Wednesday evening, three Student Government Association campaigns met for a debate prior to the organization’s annual elections. The hybrid event took place in-person at the Student Union auditorium and was also available to watch on Instagram live.
Three campaigns — Empower, Forward and The Volunteer Way — are running for executive and senatorial positions in SGA this year. From Empower, Aubrey Robinson is running for student body president, Peter Mansfield is running for vice president, Adejah Mack is running for student services director and Brian Lung is running for treasurer.
From Forward, Claire Donelan is running for student body president, Reginald Williams II is running for vice president, Nia Myrthil is running for student services director and Simon Jolly is running for executive treasurer.
With The Volunteer Way, Walker Hoover is running for student body president, Lindsay Lankau is running for vice president, and Isabel Spangler is running for student services director.
There were multiple candidates running who had had little to no SGA involvement — these include Adejah Mack and Brian Lung from the Empower campaign, along with Reginald Williams II from Forward, whose main legislature experience has been with First-Year Leadership Council, — advocating to bring a fresh perspective to the university.
The event began with introductions and a round of several questions for the presidential candidates, moderated by Jasmine Garrett. Garrett first asked the candidates what their campaigns’ main policy goals were.
Robinson said that Empower was focused on amplifying student voices, engaging the student body and enhancing campus resources, while Donelan highlighted Forward’s three pillars: intention, progression and connection.
Hoover, who ran for student body president under the Promise campaign as a sophomore last year, mentioned the Promise campaign as a main policy draw.
“Last year, our campaign was named Promise, and those promises were very close to me, and we did lose our campaign, but those promises are still there, and the reason I’m sitting here today is because those promises were never enacted,” Hoover said. “I wish I could be at home right now, but I care about this university and the policies that we have should have been implemented a long time ago.”
For the next question, Garrett noted that all of the presidential candidates are white and inquired about how their race and class privileges may give them an advantage.
Hoover, who hesitated to “subscribe to identity politics,” said that the question was important but felt that his race and class didn’t afford him privileges.
“As far as if my race and class provides an advantage, I don’t think it does, especially class,” Hoover said.
Robinson gave a different response to the question, explaining that she felt privileged to even be able to learn about racism.
“I understand that learning about racism and the experiences of BIPOC and LGBTQ+ identifying students and the discrimination that they face on our campus, it is a privilege to learn about it, to read about it versus experience it first hand,” Robinson said.
Donelan gave a similar response to Robinson.
“I’m invited into every single space on this campus,” Donelan said. “I myself have been invited to tables that I probably shouldn’t have, and it probably should have been someone else, someone else with a more diverse background, someone else with different intersectionality.”
During the discussion portion of the debate, the presidential candidates discussed an incident that occurred in February when Professor Melissa Hargrove wrote a racial slur used as an acronym on a white board during an Africana Studies lecture. The university chose not to fire Hargrove, although the current SGA administration has called for her termination.
Robinson expressed her support for the current administration’s stance and said that SGA should commit to becoming anti-racist.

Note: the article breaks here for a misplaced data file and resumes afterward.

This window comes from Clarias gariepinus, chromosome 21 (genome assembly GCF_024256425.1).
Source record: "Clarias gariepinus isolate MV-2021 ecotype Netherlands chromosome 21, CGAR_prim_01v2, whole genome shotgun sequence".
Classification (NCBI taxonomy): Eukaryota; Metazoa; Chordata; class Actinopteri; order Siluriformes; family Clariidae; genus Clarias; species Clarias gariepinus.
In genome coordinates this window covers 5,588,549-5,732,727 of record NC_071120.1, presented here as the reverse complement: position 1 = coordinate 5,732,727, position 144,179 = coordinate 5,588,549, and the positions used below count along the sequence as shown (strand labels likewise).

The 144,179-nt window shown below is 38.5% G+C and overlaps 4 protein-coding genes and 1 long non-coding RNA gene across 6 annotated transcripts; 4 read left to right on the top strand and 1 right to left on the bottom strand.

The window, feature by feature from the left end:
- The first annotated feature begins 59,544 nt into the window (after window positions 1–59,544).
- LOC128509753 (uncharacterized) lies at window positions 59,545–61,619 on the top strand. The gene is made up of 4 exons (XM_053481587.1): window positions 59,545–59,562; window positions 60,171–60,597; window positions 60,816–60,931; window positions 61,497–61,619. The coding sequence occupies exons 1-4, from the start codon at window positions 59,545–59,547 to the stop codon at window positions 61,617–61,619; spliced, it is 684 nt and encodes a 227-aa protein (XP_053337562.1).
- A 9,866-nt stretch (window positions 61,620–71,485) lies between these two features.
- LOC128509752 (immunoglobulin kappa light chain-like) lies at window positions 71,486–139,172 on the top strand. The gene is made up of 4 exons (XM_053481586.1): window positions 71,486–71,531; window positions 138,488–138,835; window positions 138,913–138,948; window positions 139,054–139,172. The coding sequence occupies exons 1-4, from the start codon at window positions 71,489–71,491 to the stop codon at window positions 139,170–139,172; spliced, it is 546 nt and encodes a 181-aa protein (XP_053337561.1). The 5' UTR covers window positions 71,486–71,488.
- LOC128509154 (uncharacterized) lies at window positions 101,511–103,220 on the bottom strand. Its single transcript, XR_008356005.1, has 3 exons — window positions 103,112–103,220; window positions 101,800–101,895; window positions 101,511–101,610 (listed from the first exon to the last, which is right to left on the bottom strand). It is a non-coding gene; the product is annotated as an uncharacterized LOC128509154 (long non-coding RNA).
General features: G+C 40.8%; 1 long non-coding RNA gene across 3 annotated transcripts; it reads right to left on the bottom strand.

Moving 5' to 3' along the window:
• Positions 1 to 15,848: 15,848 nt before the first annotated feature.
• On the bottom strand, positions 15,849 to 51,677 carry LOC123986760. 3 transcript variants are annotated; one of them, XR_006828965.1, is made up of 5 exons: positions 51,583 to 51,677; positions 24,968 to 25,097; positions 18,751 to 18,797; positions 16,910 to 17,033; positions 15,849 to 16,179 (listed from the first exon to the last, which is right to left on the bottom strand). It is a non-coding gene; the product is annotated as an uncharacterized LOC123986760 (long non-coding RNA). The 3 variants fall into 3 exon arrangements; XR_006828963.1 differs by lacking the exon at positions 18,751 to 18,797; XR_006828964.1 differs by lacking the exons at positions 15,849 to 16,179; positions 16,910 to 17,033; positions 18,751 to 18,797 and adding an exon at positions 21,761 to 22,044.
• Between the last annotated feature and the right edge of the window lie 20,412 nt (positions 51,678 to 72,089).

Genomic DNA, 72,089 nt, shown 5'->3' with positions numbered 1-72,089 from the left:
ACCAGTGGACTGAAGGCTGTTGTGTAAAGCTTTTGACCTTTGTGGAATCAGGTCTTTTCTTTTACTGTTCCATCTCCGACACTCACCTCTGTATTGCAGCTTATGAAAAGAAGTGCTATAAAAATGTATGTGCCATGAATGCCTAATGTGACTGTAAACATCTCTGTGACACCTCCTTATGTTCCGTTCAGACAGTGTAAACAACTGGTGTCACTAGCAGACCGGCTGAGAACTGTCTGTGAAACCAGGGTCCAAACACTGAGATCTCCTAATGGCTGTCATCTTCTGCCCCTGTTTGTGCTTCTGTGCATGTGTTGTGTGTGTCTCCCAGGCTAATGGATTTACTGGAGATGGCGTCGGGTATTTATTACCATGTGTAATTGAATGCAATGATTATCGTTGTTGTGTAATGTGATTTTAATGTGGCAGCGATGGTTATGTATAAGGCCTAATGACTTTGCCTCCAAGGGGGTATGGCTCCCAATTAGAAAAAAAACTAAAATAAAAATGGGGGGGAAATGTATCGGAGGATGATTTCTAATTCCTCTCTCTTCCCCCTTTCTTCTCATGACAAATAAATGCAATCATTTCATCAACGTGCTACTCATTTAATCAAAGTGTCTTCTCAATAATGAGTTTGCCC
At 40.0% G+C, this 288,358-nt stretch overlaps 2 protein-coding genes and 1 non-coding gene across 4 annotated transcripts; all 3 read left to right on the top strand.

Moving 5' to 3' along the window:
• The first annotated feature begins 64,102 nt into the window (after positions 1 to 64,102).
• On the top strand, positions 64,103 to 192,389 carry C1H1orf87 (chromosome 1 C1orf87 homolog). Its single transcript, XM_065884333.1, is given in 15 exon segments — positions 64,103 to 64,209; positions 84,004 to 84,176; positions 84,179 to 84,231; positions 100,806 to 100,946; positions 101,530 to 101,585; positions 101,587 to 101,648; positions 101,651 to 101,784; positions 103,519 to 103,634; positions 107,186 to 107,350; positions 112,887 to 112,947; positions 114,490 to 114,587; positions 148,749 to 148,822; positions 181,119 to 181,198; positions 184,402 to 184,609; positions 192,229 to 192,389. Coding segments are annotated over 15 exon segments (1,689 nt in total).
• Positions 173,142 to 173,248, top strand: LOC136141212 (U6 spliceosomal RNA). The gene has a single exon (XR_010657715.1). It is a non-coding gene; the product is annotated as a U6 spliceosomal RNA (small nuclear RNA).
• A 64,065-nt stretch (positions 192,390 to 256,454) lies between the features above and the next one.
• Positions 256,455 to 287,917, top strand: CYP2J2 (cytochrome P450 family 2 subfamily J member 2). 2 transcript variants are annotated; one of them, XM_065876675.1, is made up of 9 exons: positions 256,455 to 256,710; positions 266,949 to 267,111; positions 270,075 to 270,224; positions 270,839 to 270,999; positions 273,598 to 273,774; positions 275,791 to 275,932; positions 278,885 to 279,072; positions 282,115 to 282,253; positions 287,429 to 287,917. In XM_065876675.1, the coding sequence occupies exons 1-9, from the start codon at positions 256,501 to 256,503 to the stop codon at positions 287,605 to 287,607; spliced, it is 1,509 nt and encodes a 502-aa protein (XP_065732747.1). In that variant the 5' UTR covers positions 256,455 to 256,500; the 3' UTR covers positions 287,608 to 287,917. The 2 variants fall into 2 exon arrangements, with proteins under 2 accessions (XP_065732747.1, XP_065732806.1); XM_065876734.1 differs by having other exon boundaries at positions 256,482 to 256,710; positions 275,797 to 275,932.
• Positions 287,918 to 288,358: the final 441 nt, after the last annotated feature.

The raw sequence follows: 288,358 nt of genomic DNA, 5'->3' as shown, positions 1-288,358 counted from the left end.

“This topic is clearly at the forefront of students’ minds. It’s a major issue on our campus. It is unacceptable for an Africana Studies professor to use a racial slur in an academic setting like that,” Robinson said.
Donelan also said she supports the current administration’s stance on the situation and said she would continue to support students’ efforts to advocate for the professor’s termination.
“We shouldn’t have to rally outside of someone’s office to get a meeting,” Donelan said. “That should not be the way that things are working on this campus. If administration would like to make decisions for students, they need to meet with students in order to be informed.”
Additionally, Garrett asked Donelan to discuss any advocacy work she had completed with the LGBTQ+ community, considering that the Princeton Review recently ranked UT as the country’s second most LGBTQ+ unfriendly college.
“We need to make sure that were fighting for a space for them at the table and listening to what they would like for administration to to do and making sure that administration follows through on that promise. But at the same time, we can’t put that much pressure on the entire LGBTQ+ community to always be fighting and always be telling everyone what they want,” Donelan said.
Hoover, on the other hand, advocated for primarily having discussions with the Pride Center.
“We need to have discussions solely with the Pride Center with this community and ensure that what we’re presenting is 100% what they want,” Hoover said. “Because the Pride Center and other organizations dedicate their entire time at this university specifically toward this cause, and I don’t think that the student government should even assume that we have the answers to solve this problem.”
Robinson added that transgender students are disadvantaged in terms of on-campus housing.
“A lot of trans and non-binary students are forced to buy out their rooms, which is a socioeconomic factor, and when you are required to live in on-campus housing and you identify as transgender or non binary, you should not be forced to buy out your room,” Robinson said.
After closing statements from the presidential candidates, the event moved into a round of debates from vice presidential candidates Mansfield, Williams and Lankau.
Beginning the vice presidential debate with a series of opening statements detailing their enthusiasm for the vice presidential position, the candidates explained their plans for expanding on the Freshman Year Leadership Council, leading the senate and representing the student body.
Williams pointed out a large disconnect between the general student body’s knowledge of SGA’s purpose and the potential for SGA’s collective potential, saying as vice president, he wants to “bridge the gap” between students and SGA in order to promote transparency with the senate’s plans.
Lankau explained that she wants to be elected as vice president in order to address her grievances with the efficacy of SGA.
“I think it is really important that when senators take their time to write legislation, it doesn’t go through the senate and sit on somebody’s desk and have nothing happen to it,” Lankau said. “The Vice President needs to work with the senate exec. board to go ahead and push the legislation through to the people that are going to make it happen.”